The Holiday Season is all about giving, so this is the ideal time to recognise Warwick’s incredible projects that are making an impact on our students and the wider community. One example is Warwick in Africa…
It is the end of term, and also the end of another hugely successful student telephone fundraising campaign at the University of Warwick. The funds that the telephone fundraising team raised in our Autumn campaign alone equates to 25 scholarships, 100 chemotherapy pumps, 50 Opportunity Fund Awards, 90 Hardship Fund Bursaries or 6000 Warwick in Africa Learners. That means that over 503 shifts, 1500 hours of calling and 43 students, we managed to raise £46,456. That is a 5-year value of £178,407 going towards projects such as scholarships, Warwick Cancer Research Centre and Warwick in Africa.
I have been a part of this team since my first term at university, returning in my second year as a supervisor. We spend our evenings reconnecting alumni with the university and gaining some top-notch advice in the process. I am constantly inspired by the jobs that graduates go on to do, and they have offered me their insights into how that could also be me one day. People are so willing to give advice, and that’s something this job has really taught me. Always ask for advice!
Interestingly, I found out about Warwick in Africa through the campaign. I spent so much time learning and talking about the project, and sensing the enthusiasm from alumni for it, that I talked myself into applying. As such, last summer I spent 6 weeks teaching Maths in the beautiful province of Limpopo in South Africa. Completing this project, as an addition to my overall university experience, has given me an incomparable drive to study and appreciate my education. This experience was nothing short of magic, and I find myself feeling very nostalgic as I am typing this out now. It is very difficult to reduce such an experience in a few words!
I had 3 classes for the entire 6 weeks: 2 grade 9 classes and 1 grade 12 class. There were over 80 students in each of my grade 9 classes, which was terrifying at first. The learners were squeezed onto desks, and I struggled to move around the classroom because it was so jam-packed. During those 6 weeks, though, we shared the best of times. We played games, built structures and did a lot of singing and dancing. My grade 12 class was smaller, but just as amazing. These learners were preparing to graduate from school, and they were pondering their next steps. As such, we spent a lot of time talking about university and exploring available options.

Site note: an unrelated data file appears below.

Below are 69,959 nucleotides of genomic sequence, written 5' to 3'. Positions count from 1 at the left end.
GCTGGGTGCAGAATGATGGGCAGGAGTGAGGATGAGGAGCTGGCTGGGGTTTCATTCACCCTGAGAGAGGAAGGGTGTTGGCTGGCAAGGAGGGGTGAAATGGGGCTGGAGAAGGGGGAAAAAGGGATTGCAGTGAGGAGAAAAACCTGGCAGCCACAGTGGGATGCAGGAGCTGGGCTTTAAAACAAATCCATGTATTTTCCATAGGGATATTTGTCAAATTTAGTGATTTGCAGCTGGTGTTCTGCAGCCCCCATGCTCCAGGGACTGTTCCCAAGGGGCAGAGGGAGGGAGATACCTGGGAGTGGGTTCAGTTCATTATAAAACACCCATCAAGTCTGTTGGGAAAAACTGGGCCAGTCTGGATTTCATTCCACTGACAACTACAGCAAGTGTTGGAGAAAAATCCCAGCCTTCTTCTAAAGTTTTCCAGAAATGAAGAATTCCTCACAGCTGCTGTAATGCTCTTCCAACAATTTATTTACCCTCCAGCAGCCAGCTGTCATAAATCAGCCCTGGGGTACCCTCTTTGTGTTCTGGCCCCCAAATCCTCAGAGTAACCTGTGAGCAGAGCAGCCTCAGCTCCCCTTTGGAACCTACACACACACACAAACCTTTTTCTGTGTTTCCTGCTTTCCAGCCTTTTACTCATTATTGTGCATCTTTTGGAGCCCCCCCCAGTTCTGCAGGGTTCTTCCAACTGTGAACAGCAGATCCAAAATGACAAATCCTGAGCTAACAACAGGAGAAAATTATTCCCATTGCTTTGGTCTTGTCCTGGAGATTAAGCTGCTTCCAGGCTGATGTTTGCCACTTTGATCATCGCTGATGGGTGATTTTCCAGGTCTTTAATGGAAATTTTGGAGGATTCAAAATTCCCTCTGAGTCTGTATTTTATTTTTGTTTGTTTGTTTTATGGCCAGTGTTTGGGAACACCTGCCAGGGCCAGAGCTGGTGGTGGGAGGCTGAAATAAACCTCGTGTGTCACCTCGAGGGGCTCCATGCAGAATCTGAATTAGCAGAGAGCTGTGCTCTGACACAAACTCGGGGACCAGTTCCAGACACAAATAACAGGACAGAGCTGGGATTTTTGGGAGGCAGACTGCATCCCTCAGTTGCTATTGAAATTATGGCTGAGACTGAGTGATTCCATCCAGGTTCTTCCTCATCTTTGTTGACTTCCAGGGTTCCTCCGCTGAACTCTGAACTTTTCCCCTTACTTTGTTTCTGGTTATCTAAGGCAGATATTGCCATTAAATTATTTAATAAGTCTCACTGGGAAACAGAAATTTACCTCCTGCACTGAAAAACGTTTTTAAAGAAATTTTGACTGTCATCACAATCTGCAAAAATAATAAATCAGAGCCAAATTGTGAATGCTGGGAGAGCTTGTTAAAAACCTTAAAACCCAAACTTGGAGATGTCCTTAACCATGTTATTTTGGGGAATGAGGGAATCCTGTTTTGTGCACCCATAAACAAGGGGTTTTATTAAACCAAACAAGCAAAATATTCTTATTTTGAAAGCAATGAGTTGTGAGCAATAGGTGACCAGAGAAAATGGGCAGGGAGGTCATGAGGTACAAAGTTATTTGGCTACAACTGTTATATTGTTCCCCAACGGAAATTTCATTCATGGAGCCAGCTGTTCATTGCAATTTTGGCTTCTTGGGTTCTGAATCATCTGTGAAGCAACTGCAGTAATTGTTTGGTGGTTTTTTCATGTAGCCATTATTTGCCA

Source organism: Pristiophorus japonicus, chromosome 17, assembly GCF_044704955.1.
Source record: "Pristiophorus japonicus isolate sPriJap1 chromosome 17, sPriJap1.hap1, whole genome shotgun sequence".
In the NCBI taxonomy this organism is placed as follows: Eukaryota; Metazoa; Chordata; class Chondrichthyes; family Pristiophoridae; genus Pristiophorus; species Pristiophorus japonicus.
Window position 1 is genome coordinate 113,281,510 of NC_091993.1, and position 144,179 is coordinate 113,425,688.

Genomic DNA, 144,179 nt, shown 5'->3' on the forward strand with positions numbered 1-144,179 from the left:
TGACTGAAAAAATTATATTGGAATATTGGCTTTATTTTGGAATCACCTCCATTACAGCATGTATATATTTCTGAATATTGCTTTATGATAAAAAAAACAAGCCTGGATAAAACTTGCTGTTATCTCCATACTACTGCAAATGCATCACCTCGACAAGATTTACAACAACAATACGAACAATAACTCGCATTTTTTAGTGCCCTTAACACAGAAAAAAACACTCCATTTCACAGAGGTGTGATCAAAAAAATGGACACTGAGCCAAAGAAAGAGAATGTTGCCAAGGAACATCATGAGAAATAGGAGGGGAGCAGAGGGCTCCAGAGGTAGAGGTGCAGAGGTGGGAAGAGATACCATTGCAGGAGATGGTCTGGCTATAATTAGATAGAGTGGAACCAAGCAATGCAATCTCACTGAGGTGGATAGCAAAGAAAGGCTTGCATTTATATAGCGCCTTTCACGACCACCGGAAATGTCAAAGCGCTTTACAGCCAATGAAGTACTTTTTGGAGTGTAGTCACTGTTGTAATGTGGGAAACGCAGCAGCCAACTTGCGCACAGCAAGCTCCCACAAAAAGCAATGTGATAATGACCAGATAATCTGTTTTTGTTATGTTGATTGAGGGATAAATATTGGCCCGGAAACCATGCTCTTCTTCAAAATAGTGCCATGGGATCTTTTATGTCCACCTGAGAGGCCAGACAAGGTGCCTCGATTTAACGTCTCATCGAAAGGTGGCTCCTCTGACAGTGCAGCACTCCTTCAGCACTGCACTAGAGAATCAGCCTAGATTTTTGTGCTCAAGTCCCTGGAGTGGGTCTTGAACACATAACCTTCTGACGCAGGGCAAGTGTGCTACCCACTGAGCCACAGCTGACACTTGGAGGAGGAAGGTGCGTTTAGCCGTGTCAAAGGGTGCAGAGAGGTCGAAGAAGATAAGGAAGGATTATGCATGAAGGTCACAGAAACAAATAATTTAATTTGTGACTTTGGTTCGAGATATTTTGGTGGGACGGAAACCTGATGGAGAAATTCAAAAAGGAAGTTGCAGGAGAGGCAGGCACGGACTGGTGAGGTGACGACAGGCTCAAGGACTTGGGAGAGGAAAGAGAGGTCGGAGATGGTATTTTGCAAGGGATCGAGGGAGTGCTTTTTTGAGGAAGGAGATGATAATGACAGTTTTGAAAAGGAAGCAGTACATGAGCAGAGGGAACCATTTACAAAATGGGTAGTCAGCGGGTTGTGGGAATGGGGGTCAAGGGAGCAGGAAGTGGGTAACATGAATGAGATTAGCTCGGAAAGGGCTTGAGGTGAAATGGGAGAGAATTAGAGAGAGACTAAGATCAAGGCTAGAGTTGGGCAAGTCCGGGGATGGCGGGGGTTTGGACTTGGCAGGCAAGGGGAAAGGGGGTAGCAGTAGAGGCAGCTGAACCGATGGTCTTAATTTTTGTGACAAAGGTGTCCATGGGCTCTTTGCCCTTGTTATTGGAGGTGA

I loved how everyone quickly integrated me into the school community. The teachers allowed me a lot of freedom in terms of how I could best support the learners, and I believe that was where the real magic happened. I study Politics, Philosophy and Economics – hence, I took up a few of the Economics lessons. This is one example of how creative I could be: I brought in some pound coins to illustrate exchange rates to my grade 12 class. This was the first time many students had held a foreign currency, and they loved it!
Fundraising for Warwick in Africa allows this magic to happen, and even supports student volunteers so they can receive intensive teacher training before traveling to either South Africa, Tanzania or Ghana. I’ve come to realise that a lot of the learning actually takes place outside of lectures, seminars and all-nighters in the library. I genuinely learnt a lot about myself during those 6 weeks, and I have returned to university more inspired and driven than ever before to make the most of my education.
I’ve also realised that Warwick does a lot in terms of Philanthropic Pursuits, looking beyond its academic reputation. It is worth noting at this point that the University of Warwick is a registered charity. So, Warwick recognises that it can have a unique role in the local, national and international community, and one of the best things is that the university places its students as a central part of this commitment! Whether that be volunteering with Warwick in Africa, teaching at local schools with the Warwick Welcome Service or engaging in research with the Cancer Research Centre.
If you’ve been thinking about it or if you’ve just learned it from me now, my message is the same: I really encourage you to apply for Warwick in Africa as the value it will add to your university experience, as it did to mine, will be immeasurable. Applications close on 14 January 2018 so read the role overview as this could be the perfect opportunity for you!